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GOP Mostly Silent, While Iowa’s Largest Newspaper Calls for Republicans to Oppose His Re-Election
Despite Steve King’s openly white nationalist comments, the vast majority of Republicans are content to ignore King’s comments or issue mealy-mouthed statements that show no backbone (looking at you, Speaker Ryan.)
In an interview with Fox News, Speaker Ryan stated: “I’d like to think that he misspoke and it wasn’t really meant the way that that sounds, and hopefully he’s clarified that.”
After Ryan opened the door for a King walk-back, King went on Fox News to clarify his statements for the Speaker of the House: “I did not misspeak at all. I said exactly what I meant.”
By their silence, interrupted by only the most muted of criticisms, Republicans are aiding and abetting King and his white nationalist views. In stark contrast, the largest newspaper in Iowa, the Des Moines Register, editorialized that Republicans should not only speak out against King’s comments but should also opposed his reelection.
If Steve King was your average, garden-variety bigot and was standing on a street corner while spouting his nonsense to passersby, he’d be easy to ignore. Everyone could dismiss his rants as undeserving of their attention and get on with their day.
Unfortunately, King has a seat in the U.S. House of Representatives. He’s a federal lawmaker. He’s on the public payroll. When he speaks, he represents — literally and figuratively — the people of Iowa.
If King’s world view truly doesn’t match that of the Republican Party, then party leaders at both the state and national level need to stand together in supporting an opposing candidate in the 2018 Republican primary. Given King’s longstanding record as one of the least effective members of Congress, the GOP should have no difficulty finding a more thoughtful and qualified individual to represent the people of Iowa’s 4th District.
The only question is whether these party leaders have the courage of their alleged convictions.
Below, we highlight additional analyses from Eugene Robinson and Gabe Ortiz, both of whom take the GOP to task for allowing white nationalism to flourish in the heart of the today’s Republican Party.
In the Washington Post, Eugene Robinson gets to the heart of the issue:
King’s distress about birthrates can be read only as modern-day eugenics. If he is worried about the coming day when there is no white majority in the United States, he has remarkably little faith in our remarkable society — or in the Constitution that he, as a member of Congress, is sworn to support and defend. President Trump played footsie with the white supremacist movement during his campaign. His chief strategist, Stephen K. Bannon, waged civilizational war when he ran the Breitbart News site. Trump could definitively denounce King’s racism with a statement or a tweet, but so far his silence is deafening.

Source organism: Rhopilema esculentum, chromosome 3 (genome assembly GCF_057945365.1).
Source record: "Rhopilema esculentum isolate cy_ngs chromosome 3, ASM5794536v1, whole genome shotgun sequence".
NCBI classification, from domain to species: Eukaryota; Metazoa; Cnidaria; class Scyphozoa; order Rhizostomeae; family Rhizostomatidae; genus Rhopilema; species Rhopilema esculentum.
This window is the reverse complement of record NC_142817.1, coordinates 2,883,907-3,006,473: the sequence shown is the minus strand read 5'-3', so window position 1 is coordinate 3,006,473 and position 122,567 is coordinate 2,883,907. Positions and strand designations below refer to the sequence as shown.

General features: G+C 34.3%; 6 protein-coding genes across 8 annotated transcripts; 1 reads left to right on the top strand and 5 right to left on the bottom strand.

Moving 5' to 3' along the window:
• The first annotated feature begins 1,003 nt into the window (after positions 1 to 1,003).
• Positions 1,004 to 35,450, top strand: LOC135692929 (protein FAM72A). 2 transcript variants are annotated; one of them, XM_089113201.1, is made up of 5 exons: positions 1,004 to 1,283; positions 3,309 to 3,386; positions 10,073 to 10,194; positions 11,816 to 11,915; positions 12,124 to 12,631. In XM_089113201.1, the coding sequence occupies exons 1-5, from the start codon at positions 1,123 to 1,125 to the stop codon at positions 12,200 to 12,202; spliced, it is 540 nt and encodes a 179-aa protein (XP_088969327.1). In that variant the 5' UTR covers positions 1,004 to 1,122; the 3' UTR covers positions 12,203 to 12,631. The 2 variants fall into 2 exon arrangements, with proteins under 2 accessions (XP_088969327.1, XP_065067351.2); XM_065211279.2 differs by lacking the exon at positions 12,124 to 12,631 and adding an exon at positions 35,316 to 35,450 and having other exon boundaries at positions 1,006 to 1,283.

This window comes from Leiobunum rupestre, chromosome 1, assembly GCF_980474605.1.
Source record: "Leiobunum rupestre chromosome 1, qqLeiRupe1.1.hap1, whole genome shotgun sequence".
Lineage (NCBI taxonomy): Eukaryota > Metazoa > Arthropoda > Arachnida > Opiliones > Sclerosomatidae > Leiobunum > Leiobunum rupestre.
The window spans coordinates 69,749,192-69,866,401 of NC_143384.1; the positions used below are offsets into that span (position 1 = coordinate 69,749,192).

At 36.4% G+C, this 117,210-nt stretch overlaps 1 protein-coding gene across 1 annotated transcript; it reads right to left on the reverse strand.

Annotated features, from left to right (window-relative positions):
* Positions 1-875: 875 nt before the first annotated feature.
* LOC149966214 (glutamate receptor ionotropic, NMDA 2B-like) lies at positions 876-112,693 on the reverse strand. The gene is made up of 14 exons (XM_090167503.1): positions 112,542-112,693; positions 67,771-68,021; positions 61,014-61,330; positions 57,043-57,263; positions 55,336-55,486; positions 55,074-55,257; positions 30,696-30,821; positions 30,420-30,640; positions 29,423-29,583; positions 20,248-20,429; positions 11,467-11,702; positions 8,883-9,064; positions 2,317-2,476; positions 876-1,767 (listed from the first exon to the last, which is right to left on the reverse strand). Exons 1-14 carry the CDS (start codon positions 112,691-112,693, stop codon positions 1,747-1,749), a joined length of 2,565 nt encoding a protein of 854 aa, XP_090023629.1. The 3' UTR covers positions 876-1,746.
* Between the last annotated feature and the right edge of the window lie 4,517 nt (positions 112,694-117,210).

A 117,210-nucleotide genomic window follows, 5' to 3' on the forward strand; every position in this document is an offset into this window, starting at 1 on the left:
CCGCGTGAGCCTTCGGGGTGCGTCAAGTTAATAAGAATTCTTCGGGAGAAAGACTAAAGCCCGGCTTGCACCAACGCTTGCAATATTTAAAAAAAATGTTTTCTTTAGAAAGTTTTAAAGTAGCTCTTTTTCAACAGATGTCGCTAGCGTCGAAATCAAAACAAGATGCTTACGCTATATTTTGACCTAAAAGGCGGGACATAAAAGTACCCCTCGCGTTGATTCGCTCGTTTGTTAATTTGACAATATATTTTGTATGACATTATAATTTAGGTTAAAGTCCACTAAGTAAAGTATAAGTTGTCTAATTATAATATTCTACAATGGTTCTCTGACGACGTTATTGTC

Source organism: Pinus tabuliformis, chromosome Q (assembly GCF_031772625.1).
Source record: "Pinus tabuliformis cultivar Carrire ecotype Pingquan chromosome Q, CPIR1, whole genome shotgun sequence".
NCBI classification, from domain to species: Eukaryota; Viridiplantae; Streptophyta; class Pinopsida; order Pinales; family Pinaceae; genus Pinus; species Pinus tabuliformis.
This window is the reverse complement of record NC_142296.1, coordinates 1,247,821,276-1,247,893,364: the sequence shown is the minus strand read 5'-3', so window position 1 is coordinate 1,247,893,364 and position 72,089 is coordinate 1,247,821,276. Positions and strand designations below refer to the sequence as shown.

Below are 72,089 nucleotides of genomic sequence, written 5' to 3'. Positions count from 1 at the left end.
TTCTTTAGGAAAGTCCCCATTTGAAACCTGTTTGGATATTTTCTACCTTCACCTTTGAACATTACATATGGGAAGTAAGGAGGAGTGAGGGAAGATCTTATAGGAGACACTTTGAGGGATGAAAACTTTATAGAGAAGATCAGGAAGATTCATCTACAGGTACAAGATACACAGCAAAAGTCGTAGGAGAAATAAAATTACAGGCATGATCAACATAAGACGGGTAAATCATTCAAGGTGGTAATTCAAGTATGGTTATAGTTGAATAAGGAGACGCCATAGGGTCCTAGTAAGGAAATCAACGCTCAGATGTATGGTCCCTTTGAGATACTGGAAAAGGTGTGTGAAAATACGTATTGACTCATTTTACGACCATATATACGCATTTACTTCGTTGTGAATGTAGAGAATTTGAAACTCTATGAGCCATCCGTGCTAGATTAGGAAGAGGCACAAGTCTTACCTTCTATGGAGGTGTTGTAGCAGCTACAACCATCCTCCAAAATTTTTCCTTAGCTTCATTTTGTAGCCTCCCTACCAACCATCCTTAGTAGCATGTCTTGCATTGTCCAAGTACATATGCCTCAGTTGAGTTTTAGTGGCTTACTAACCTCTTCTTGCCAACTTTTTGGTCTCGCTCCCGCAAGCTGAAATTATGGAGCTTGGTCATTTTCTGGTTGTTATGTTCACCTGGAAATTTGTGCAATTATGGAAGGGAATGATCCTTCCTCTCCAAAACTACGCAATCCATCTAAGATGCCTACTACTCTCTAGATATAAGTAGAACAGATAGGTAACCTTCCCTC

Immigrants — both voluntary and involuntary — have shaped this nation since long before its founding. The first Africans were brought here in bondage in 1619, one year before the Mayflower. Americans have never been a single ethnicity, speaking a single language, bound by the centuries to a single patch of land. We have always been diverse, polyglot and restless, and our greatness has come from our openness to new people and new ideas.
King’s distress about birthrates can be read only as modern-day eugenics. If he is worried about the coming day when there is no white majority in the United States, he has remarkably little faith in our remarkable society — or in the Constitution that he, as a member of Congress, is sworn to support and defend.
Writing for the Daily Kos, Gabe Ortiz summarizes Steve King’s long-winded, deplorable past:
While Donald Trump, Steve Bannon, and Stephen Miller have officially been trying to make America white again for only a few weeks now, King has been attacking Dreamers and comparing immigrants to dogs since the days when Trump’s main gig was still peddling Trump Steaks and firing Dennis Rodman from Celebrity Apprentice. Here’s a recap of some choice selections from King’s Hall of Shame.
Like that time in 2012 when King compared immigrants to selecting a dog—and then claimed he totally meant it as a compliment … Or that time in 2013 when King said that Dreamers have “calves the size of cantaloupes” because they’re hauling pot across the border … Or that time in 2014 when two Dreamers confronted King over his years-long war on DACA, with King grabbing one by the arm—a Latina Dreamer—and telling her, “You’re very good at English.”
Frank Sharry, Executive Director of America’s Voice Education Fund, said:
Steve King’s racism is nothing new. What is relatively new, however, is the GOP’s enabling and coddling of him and his noxious views. At stake is the idea of America, and the battle lines are becoming clear. On one side are those who think that America is reserved for conservative white males, along with those who bow to their supremacy, and on the other are those who think that our founding principles apply to all Americans, regardless of background, beliefs or birthplace. We are confident that, despite the current crowd in power, the American idea will prevail.